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Although patients value evidence-based therapeutic activities, little is known about nurses' perceptions.
To investigate whether implementing an activities training programme would positively alter staff perceptions of the ward or be detrimental through the increased workload (trial registration: ISRCTN 06545047).
We conducted a stepped wedge cluster randomised trial involving 16 wards with psychology-led nurse training as the intervention. The main outcome was a staff self-report measure of perceptions of the ward (VOTE) and secondary outcomes measuring potential deterioration were the Index of Work Satisfaction (IWS) and the Maslach Burnout Inventory (MBI). Data were analysed using mixed-effects regression models, with repeated assessments from staff over time.
There were 1075 valid outcome measurements from 539 nursing staff. VOTE scores did not change over time (standardised effect size 0.04, 95% CI –0.09 to 0.18, P = 0.54), neither did IWS or MBI scores (IWS, standardised effect size 0.02, 95% CI –0.11 to 0.16, P = 0.74; MBI standardised effect size –0.09, 95% CI –0.24 to 0.06, P = 0.24). There was a mean increase of 1.5 activities per ward (95% CI –0.4 to 3.4, P = 0.12) and on average 6.3 more patients attended groups (95% CI –4.1 to 16.6, P = 0.23) following training. Staff feedback on training was positive.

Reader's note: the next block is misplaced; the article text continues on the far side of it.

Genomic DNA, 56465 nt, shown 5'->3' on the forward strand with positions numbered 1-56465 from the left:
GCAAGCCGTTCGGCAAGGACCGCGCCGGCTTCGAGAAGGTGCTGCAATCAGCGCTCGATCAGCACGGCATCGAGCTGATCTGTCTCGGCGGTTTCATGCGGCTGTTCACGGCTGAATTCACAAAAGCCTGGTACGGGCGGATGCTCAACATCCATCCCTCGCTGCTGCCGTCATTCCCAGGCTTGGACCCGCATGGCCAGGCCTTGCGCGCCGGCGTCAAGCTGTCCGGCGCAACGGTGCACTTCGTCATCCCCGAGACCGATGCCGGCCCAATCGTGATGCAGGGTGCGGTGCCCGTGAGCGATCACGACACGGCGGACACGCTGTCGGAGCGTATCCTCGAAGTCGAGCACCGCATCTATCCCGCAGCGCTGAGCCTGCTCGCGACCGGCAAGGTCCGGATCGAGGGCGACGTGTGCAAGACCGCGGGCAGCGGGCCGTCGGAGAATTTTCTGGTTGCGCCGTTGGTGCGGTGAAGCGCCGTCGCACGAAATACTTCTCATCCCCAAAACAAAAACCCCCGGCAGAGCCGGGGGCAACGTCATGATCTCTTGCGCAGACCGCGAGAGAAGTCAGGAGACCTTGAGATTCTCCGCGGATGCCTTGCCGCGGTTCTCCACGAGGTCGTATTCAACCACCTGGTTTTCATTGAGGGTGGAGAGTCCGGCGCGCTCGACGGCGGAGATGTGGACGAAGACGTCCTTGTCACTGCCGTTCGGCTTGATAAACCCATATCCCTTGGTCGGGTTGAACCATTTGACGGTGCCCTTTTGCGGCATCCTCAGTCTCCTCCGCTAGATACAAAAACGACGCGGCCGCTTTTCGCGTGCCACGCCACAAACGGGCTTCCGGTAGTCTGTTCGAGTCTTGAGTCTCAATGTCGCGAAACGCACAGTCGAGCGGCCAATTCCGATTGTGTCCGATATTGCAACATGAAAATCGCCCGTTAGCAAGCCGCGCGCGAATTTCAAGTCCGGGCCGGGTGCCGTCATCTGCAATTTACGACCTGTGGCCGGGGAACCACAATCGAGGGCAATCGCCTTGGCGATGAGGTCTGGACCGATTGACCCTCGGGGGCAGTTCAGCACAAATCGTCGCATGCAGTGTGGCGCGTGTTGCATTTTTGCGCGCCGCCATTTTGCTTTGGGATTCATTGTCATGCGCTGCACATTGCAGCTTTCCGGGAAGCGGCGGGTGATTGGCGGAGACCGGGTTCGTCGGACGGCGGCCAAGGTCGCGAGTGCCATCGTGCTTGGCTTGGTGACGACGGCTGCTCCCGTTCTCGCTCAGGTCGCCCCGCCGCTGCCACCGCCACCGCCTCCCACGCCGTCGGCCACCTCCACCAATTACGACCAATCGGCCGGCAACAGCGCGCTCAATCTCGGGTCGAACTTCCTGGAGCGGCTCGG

Our training programme did not change nurses' perceptions of the ward, job satisfaction or burnout. During the study period many service changes occurred, most having a negative impact through increased pressure on staffing, patient mix and management so it is perhaps unsurprising that we found no benefits or reduction in staff skill.
Declaration of interest
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